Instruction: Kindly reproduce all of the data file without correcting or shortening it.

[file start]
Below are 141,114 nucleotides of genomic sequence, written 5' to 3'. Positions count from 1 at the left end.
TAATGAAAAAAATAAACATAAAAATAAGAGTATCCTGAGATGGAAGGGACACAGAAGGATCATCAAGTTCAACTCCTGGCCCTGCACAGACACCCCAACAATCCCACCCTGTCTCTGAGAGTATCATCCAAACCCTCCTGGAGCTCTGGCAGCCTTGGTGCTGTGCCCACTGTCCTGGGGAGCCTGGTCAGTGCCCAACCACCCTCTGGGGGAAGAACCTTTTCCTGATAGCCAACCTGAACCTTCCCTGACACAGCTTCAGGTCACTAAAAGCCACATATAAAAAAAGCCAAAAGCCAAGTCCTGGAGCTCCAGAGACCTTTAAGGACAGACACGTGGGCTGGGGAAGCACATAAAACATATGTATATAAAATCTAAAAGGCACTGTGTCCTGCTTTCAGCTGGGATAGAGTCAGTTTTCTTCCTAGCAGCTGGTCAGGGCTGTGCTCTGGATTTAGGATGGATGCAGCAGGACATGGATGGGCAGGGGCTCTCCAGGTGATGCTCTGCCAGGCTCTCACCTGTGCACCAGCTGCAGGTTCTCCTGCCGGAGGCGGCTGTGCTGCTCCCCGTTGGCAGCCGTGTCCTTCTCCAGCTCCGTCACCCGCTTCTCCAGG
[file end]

Below are 141,114 nucleotides of genomic sequence, written 5' to 3'. Positions count from 1 at the left end.
TAATGAAAAAAATAAACATAAAAATAAGAGTATCCTGAGATGGAAGGGACACAGAAGGATCATCAAGTTCAACTCCTGGCCCTGCACAGACACCCCAACAATCCCACCCTGTCTCTGAGAGTATCATCCAAACCCTCCTGGAGCTCTGGCAGCCTTGGTGCTGTGCCCACTGTCCTGGGGAGCCTGGTCAGTGCCCAACCACCCTCTGGGGGAAGAACCTTTTCCTGATAGCCAACCTGAACCTTCCCTGACACAGCTTCAGGTCACTAAAAGCCACATATAAAAAAAGCCAAAAGCCAAGTCCTGGAGCTCCAGAGACCTTTAAGGACAGACACGTGGGCTGGGGAAGCACATAAAACATATGTATATAAAATCTAAAAGGCACTGTGTCCTGCTTTCAGCTGGGATAGAGTCAGTTTTCTTCCTAGCAGCTGGTCAGGGCTGTGCTCTGGATTTAGGATGGATGCAGCAGGACATGGATGGGCAGGGGCTCTCCAGGTGATGCTCTGCCAGGCTCTCACCTGTGCACCAGCTGCAGGTTCTCCTGCCGGAGGCGGCTGTGCTGCTCCCCGTTGGCAGCCGTGTCCTTCTCCAGCTCCGTCACCCGCTTCTCCAGG